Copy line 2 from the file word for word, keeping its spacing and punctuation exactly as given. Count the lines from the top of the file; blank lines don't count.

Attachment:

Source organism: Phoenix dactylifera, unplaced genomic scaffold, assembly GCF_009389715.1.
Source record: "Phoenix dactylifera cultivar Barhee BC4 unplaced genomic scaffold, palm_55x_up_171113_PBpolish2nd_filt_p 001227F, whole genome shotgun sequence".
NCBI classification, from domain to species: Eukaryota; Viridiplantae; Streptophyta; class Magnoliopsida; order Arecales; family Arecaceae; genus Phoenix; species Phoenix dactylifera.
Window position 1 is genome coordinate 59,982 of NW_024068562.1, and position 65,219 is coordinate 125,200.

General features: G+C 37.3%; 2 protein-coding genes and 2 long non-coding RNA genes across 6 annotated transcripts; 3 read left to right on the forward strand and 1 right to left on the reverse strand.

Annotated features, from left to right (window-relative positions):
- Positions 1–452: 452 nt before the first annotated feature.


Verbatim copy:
Source record: "Phoenix dactylifera cultivar Barhee BC4 unplaced genomic scaffold, palm_55x_up_171113_PBpolish2nd_filt_p 001227F, whole genome shotgun sequence".